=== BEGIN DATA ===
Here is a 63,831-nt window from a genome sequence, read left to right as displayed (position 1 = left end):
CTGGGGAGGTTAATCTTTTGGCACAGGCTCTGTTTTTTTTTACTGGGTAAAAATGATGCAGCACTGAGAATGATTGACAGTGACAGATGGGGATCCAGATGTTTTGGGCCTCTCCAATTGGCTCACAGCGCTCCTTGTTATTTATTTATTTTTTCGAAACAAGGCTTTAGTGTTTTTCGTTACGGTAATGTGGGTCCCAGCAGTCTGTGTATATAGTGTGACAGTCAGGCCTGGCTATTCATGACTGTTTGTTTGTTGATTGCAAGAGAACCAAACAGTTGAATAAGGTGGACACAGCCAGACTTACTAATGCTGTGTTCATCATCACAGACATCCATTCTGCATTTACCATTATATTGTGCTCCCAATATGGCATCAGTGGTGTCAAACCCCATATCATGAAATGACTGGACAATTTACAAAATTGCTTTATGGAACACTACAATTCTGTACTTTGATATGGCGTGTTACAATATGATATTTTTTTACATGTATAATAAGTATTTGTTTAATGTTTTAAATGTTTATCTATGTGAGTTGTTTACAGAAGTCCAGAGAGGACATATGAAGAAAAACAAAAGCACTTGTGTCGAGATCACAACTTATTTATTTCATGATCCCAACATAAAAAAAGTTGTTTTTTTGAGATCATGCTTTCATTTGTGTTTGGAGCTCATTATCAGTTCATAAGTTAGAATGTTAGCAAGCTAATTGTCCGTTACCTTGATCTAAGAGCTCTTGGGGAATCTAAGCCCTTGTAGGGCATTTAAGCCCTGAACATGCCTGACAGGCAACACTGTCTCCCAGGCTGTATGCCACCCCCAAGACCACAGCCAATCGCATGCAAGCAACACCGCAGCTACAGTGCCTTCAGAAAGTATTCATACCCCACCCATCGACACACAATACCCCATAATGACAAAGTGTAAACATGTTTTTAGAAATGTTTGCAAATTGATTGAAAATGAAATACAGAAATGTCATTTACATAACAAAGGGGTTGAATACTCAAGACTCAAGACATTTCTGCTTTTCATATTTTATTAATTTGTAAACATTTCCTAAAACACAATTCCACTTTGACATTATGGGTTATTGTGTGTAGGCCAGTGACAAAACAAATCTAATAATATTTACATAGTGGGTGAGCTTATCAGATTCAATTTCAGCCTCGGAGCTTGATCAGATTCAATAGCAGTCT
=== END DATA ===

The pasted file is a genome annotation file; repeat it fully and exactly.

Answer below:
Here is a 63,831-nt window from a genome sequence, read left to right as displayed (position 1 = left end):
CTGGGGAGGTTAATCTTTTGGCACAGGCTCTGTTTTTTTTTACTGGGTAAAAATGATGCAGCACTGAGAATGATTGACAGTGACAGATGGGGATCCAGATGTTTTGGGCCTCTCCAATTGGCTCACAGCGCTCCTTGTTATTTATTTATTTTTTCGAAACAAGGCTTTAGTGTTTTTCGTTACGGTAATGTGGGTCCCAGCAGTCTGTGTATATAGTGTGACAGTCAGGCCTGGCTATTCATGACTGTTTGTTTGTTGATTGCAAGAGAACCAAACAGTTGAATAAGGTGGACACAGCCAGACTTACTAATGCTGTGTTCATCATCACAGACATCCATTCTGCATTTACCATTATATTGTGCTCCCAATATGGCATCAGTGGTGTCAAACCCCATATCATGAAATGACTGGACAATTTACAAAATTGCTTTATGGAACACTACAATTCTGTACTTTGATATGGCGTGTTACAATATGATATTTTTTTACATGTATAATAAGTATTTGTTTAATGTTTTAAATGTTTATCTATGTGAGTTGTTTACAGAAGTCCAGAGAGGACATATGAAGAAAAACAAAAGCACTTGTGTCGAGATCACAACTTATTTATTTCATGATCCCAACATAAAAAAAGTTGTTTTTTTGAGATCATGCTTTCATTTGTGTTTGGAGCTCATTATCAGTTCATAAGTTAGAATGTTAGCAAGCTAATTGTCCGTTACCTTGATCTAAGAGCTCTTGGGGAATCTAAGCCCTTGTAGGGCATTTAAGCCCTGAACATGCCTGACAGGCAACACTGTCTCCCAGGCTGTATGCCACCCCCAAGACCACAGCCAATCGCATGCAAGCAACACCGCAGCTACAGTGCCTTCAGAAAGTATTCATACCCCACCCATCGACACACAATACCCCATAATGACAAAGTGTAAACATGTTTTTAGAAATGTTTGCAAATTGATTGAAAATGAAATACAGAAATGTCATTTACATAACAAAGGGGTTGAATACTCAAGACTCAAGACATTTCTGCTTTTCATATTTTATTAATTTGTAAACATTTCCTAAAACACAATTCCACTTTGACATTATGGGTTATTGTGTGTAGGCCAGTGACAAAACAAATCTAATAATATTTACATAGTGGGTGAGCTTATCAGATTCAATTTCAGCCTCGGAGCTTGATCAGATTCAATAGCAGTCT